I have always wondered what it took to run the kitchens of popular restaurants. How the plated creation before me came to be. When my cousin decided to become a chef I learned also of the challenges faced by Muslim students to be properly trained chefs and needing to work with and understand non halaal ingredients. This is the beginning of a series of profiles of Chefs in the halaal industry. Meet the people behind the scenes of your favourite halaal restaurant. Find out about their passions, challenges and inspirations and what it takes to be in the restaurant industry.
Hungry for Halaal is soon hosting Talking Taste, the first of hopefully a regular series of unique networking dinner experiences. The first event will be at Sabria’s Restaurant in Wynberg and I thought it fitting to kick off with a profile on the consulting head chef of Sabria’s, Chef Shaheen Kennedy.
I am welcomed by Shaheen as we step into the quiet outside courtyard of Sabria’s Restaurant and I am instantly warmed by his down to earth demeanor and relaxed attitude. His humility and lack of pretension belies his accomplishment of 30 years within the restaurant industry at 5 star restaurants all over Africa including being the Executive Chef at the Radisson Blu Waterfront, Consulting Head Chef for a time at Simon’s Restaurant and Consulting Head Chef for Carne SA. Shaheen did not start out as Shaheen. He is better known as Grant Kennedy in the industry. As a revert to Islam of the past 3 years he faces some challenges when working in the industry as a Consultant Chef but says it’s all about being smart in your cooking.
Where did you start in the business?
I actually started out wanting to be in the management side of the hotel business but after starting my training in the kitchen which is where everyone starts in the hotel business, I realised that’s where my passion lies. I was selected for a 4 year in-house Chef’s training programme with the then Karos Hotel Group and travelled all over Africa with the group. In my fourth year of training I was offered to run the flagship restaurant at the Indaba Hotel in Johannesburg.
Did you cook for famous people?
As a chef in many top hotels I cooked for many big names but the highlight of them all would be having met and cooked for Nelson Mandela several times. Madiba is so down to earth though, that even when you’re pulling out the stops to create the most beautiful dish to put in front of him, all he wanted was Woolworths Pickled Fish and Nando’s Chicken. So Woolworths came out and cooked their recipe from scratch for him and the original founder of Nando’s too cooked the dish especially for him.
You’ve been in the restaurant industry for 30 years. What inspires and draws you to it?
It’s the rush of a busy kitchen, the adrenalin that keeps things at a high energy. They say once a chef, always a chef. Even when you leave the industry you’ll always be drawn back.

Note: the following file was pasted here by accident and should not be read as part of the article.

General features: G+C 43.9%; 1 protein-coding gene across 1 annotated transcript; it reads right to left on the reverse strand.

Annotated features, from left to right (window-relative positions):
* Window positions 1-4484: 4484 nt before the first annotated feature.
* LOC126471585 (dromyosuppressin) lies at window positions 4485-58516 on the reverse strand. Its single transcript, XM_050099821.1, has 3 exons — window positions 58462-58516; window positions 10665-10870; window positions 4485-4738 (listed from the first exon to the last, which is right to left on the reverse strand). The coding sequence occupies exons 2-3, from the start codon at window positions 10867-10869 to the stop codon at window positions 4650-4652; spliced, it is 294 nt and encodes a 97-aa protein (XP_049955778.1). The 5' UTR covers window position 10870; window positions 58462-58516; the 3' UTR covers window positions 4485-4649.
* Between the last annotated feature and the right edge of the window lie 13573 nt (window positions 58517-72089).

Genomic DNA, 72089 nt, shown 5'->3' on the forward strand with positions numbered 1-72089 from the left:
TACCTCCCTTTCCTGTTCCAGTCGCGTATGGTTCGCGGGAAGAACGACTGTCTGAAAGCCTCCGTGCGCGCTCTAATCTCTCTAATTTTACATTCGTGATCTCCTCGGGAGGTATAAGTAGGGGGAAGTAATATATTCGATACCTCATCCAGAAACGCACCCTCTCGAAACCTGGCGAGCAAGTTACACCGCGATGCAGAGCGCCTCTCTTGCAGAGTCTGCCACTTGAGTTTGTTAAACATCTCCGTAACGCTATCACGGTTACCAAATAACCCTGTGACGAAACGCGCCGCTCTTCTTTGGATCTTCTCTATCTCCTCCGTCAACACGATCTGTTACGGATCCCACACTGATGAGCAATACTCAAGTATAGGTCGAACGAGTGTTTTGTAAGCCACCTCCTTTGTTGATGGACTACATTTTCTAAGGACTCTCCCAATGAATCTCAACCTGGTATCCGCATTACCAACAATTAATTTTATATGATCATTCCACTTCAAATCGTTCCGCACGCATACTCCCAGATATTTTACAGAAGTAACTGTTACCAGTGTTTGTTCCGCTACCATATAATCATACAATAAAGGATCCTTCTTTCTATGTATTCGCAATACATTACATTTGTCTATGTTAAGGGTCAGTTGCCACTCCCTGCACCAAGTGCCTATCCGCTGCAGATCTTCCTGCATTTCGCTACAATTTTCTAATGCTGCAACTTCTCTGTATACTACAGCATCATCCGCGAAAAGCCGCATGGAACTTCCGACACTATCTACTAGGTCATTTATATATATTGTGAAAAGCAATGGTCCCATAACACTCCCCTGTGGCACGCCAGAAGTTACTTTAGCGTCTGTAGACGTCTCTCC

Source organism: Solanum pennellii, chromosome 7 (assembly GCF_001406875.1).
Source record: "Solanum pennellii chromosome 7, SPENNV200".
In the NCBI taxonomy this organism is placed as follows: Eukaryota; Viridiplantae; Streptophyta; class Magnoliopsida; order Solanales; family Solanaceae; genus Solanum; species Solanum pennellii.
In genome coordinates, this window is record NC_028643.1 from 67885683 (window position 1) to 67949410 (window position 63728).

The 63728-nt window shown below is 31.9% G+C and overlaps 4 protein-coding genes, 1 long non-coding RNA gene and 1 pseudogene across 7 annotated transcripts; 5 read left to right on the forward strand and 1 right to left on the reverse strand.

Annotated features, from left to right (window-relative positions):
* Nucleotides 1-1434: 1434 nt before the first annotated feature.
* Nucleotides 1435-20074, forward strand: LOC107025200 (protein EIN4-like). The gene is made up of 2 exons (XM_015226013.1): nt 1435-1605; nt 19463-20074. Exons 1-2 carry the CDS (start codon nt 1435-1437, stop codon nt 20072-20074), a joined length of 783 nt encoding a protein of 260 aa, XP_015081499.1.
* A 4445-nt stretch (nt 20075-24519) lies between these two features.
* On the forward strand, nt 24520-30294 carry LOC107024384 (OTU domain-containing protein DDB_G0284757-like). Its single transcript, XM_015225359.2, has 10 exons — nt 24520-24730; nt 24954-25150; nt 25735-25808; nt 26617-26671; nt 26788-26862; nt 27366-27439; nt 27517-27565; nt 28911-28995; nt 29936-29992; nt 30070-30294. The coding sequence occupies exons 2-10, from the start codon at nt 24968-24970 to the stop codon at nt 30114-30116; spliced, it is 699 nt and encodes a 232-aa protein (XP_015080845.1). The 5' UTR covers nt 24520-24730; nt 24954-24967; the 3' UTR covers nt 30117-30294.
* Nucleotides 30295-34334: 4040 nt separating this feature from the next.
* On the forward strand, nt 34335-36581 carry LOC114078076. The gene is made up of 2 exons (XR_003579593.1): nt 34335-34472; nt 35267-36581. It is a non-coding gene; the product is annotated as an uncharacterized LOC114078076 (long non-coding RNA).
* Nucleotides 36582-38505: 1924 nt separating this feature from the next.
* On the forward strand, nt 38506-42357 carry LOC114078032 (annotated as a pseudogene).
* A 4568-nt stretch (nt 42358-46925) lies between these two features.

What’s different about the industry now compared to when you started?
Because of media and TV shows people are much more exposed to different cuisines and food experiences. There is more demand for fine dining and I find that chefs today are more respected than they were when I started out. Back then you were just the cook in the kitchen.
So let’s get personal…
Why did you revert to Islam?
I was exposed to the halaal requirements of Muslims in many of the hotels in Africa, especially in Kenya. And then when I ran the Culinary Academy, training chefs in Cape Town between 2001 to 2006 I had many Muslim trainees who could not train in a halaal environment but had a commitment to learning the trade and then taking the skills into environments which were more in line with their beliefs. I started to have a better understanding of halaal. When I moved to Cape Town I met my current fiance Faldielah, who is Muslim and who inspired me to learn more about Islam. I was councelled by Sheikh Riyadh Walls who, like me comes from a Scottish background and is himself a revert. It was because of his guidance and mentorship that I decided I wanted to revert to Islam.
What are the challenges you face working in non halaal settings when you’re consulting?
Currently at one of the places I consult, there is one pork dish. I don’t taste it, I don’t touch it. I haven’t eaten pork for 3 years and no, I don’t miss it.
Even in your cooking from a gastronomic point of view?
The only reason you’d use pork or bacon is for the smokiness it brings to a dish. And that smokiness can be re-created with many other ingredients, like smoked chicken or paprika.
To wrap up:
What’s your favourite type of food to cook?
I like easy types of cooking. I enjoy Italian and Indian food the most. But not Durban Indian. It’s the complex flavours and aromas of Pakistani dishes and true Indian food that does it for me. And I love vegetarian food which I learned to appreciate in Kenya from the Indian vegetarian chefs at the hotel kitchen I was running.
Nowadays, when I’m eating out casually with my family I enjoy the flavours and laid back vibe of Spitfire. (Shaheen is not too clued up with the extent of halaal options available to him. I proceed of course to give him a rundown of all that he’s missing.) For something special, I like the ambiance of Pigalle’s. And as a chef, I have much respect for the Test Kitchen.
What’s plans for the future?
I can see myself opening a place of my own. It’s not in the immediate future but when I do it I want to do it proper!